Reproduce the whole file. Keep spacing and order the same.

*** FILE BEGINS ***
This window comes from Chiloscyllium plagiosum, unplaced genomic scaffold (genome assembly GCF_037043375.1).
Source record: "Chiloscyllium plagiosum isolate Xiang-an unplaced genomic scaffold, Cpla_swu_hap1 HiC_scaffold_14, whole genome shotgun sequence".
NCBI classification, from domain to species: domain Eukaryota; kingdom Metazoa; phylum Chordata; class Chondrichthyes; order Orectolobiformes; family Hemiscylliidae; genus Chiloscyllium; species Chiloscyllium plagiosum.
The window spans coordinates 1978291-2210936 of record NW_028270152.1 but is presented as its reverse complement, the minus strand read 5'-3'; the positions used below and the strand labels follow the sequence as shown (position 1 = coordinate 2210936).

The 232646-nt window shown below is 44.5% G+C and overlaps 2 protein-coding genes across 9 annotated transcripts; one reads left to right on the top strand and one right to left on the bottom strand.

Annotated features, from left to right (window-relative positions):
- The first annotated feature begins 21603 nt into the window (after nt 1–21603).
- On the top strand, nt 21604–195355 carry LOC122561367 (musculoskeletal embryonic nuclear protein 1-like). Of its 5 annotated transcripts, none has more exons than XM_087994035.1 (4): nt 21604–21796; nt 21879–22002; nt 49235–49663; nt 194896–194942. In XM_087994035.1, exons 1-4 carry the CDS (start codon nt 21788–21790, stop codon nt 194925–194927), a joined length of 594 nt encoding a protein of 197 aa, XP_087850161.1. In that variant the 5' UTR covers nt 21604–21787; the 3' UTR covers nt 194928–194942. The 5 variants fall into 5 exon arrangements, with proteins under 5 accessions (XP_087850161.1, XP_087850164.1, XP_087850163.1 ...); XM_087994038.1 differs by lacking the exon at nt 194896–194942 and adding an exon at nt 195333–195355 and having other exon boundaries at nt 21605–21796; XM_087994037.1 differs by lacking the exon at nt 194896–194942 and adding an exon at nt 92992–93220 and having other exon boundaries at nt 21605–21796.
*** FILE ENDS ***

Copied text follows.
This window comes from Chiloscyllium plagiosum, unplaced genomic scaffold (genome assembly GCF_037043375.1).
Source record: "Chiloscyllium plagiosum isolate Xiang-an unplaced genomic scaffold, Cpla_swu_hap1 HiC_scaffold_14, whole genome shotgun sequence".
NCBI classification, from domain to species: domain Eukaryota; kingdom Metazoa; phylum Chordata; class Chondrichthyes; order Orectolobiformes; family Hemiscylliidae; genus Chiloscyllium; species Chiloscyllium plagiosum.
The window spans coordinates 1978291-2210936 of record NW_028270152.1 but is presented as its reverse complement, the minus strand read 5'-3'; the positions used below and the strand labels follow the sequence as shown (position 1 = coordinate 2210936).

The 232646-nt window shown below is 44.5% G+C and overlaps 2 protein-coding genes across 9 annotated transcripts; one reads left to right on the top strand and one right to left on the bottom strand.

Annotated features, from left to right (window-relative positions):
- The first annotated feature begins 21603 nt into the window (after nt 1–21603).
- On the top strand, nt 21604–195355 carry LOC122561367 (musculoskeletal embryonic nuclear protein 1-like). Of its 5 annotated transcripts, none has more exons than XM_087994035.1 (4): nt 21604–21796; nt 21879–22002; nt 49235–49663; nt 194896–194942. In XM_087994035.1, exons 1-4 carry the CDS (start codon nt 21788–21790, stop codon nt 194925–194927), a joined length of 594 nt encoding a protein of 197 aa, XP_087850161.1. In that variant the 5' UTR covers nt 21604–21787; the 3' UTR covers nt 194928–194942. The 5 variants fall into 5 exon arrangements, with proteins under 5 accessions (XP_087850161.1, XP_087850164.1, XP_087850163.1 ...); XM_087994038.1 differs by lacking the exon at nt 194896–194942 and adding an exon at nt 195333–195355 and having other exon boundaries at nt 21605–21796; XM_087994037.1 differs by lacking the exon at nt 194896–194942 and adding an exon at nt 92992–93220 and having other exon boundaries at nt 21605–21796.